Peach Festival brings music, spectacle to Montage Mountain

Peach Festival brings music, spectacle to Montage Mountain

As appeared in The Times Tribune by Patrice Wilding on August 15, 2015.

Peach Music Festival hit its stride Friday afternoon and evening as the sun-kissed Pavilion at Montage Mountain filled with the sounds of jam bands, edgy folk and psychedelic rock on three stages.

The night before, a pair of sets by Dark Star Orchestra and an evening spent under the stars by overnight campers set the tone for a weekend-long love-in of ethereal music.

Jim Kassab, 35, of State College, walks with his accoustic guitar while pulling a wagon as he heads for his camp site on Thursday during the first day of The Peach Music Festival at Montage Mountain in Scranton. Butch Comegys / Staff Photographer

Friday’s lineup saw the first emergence of the festival’s several headlining acts, including Gregg Allman, Warren Haynes featuring Railroad Earth and the Australian Pink Floyd. Before the big guns hit the stage, however, more than a dozen bands, including Northeast Pennsylvania’s own Cabinet, warmed up crowds of thousands who were fortunate to enjoy a perfectly mild August day.

Girls in tie-dye bikini tops and flowing sarongs, and men in long hair and concert T-shirts that looked older than a large percentage of fellow concertgoers were the preferred styles of the festival. Vendors offered fare that ranged from aromatic Thai barbecue to fresh fruit smoothies, plus poster art and handmade jewelry.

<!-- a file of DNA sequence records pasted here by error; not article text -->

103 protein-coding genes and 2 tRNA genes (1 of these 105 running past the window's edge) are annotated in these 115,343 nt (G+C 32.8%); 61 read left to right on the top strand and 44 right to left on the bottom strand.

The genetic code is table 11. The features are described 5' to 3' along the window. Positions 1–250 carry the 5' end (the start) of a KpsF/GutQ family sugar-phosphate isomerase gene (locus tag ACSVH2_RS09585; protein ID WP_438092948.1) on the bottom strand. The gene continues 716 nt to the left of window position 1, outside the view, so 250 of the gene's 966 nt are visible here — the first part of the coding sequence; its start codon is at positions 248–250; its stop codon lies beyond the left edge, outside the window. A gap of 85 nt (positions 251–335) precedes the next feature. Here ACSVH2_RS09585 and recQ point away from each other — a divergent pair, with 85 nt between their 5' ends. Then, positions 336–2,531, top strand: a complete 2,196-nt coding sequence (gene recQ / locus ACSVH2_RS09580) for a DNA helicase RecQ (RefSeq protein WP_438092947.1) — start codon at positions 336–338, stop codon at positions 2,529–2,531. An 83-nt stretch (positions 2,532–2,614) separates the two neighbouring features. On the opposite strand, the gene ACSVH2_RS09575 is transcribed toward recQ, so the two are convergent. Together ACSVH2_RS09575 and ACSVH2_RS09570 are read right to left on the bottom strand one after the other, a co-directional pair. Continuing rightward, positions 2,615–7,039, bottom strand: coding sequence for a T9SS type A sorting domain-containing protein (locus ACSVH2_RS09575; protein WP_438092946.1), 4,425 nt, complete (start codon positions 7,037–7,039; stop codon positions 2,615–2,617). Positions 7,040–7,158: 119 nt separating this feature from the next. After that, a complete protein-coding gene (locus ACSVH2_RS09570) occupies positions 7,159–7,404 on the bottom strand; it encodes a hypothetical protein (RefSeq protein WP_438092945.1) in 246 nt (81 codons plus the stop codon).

More than a few ambitious mothers were seen with infants strapped to their fronts at what could arguably be the most family-friendly concert of the season, music-wise.

One such mom was Kathleen Rund of Putnam Valley, New York, who brought her 8-month-old daughter, Emily, to Scranton for the show.

“We feel like it’s good exposure to introduce her to beats and rhythms and peace and love,” Ms. Rund said as she bounced her blue-eyed tot. “Everyone’s here for the same reason. We all love good music.”

She pointed out the earplugs nestled snugly in her daughter’s ears and explained, “Safety first. We have warm clothes, good food … She’s well taken care of.”

Scott Parsons drove in from Millerton in an RV with his 31-year-old daughter, Sara, for the weekend. Clad in shorts and a fedora and sporting a white beard that stretched past his chin, Mr. Parsons said he was drawn to Peach Music Festival as a musician and “professional music appreciator” himself.

The drummer said he was looking forward to seeing Gregg Allman for the first time in almost 25 years since a concert in Atlanta.

He also planned to check out the band Twiddle, who he called a “good group of guys.”

But the festival represented more than just a great collection of artists to Mr. Parsons.

He saw it as an opportunity to connect with his daughter over their shared taste in music.

“I’m here to spend time with her,” he said. “Music is a way of showing feelings with sound.”

“He got me into the funk,” his daughter agreed as she danced alongside him.

Peach Music Festival continues today with performances by Bruce Hornsby & the Noisemakers, Willie Nelson & Family and Bob Weir with Billy & the Kids between 12:30 p.m. and midnight.

The weekend wraps up on Sunday after Santana takes the stage at 5:15 p.m. For a complete schedule, tickets and information, visit

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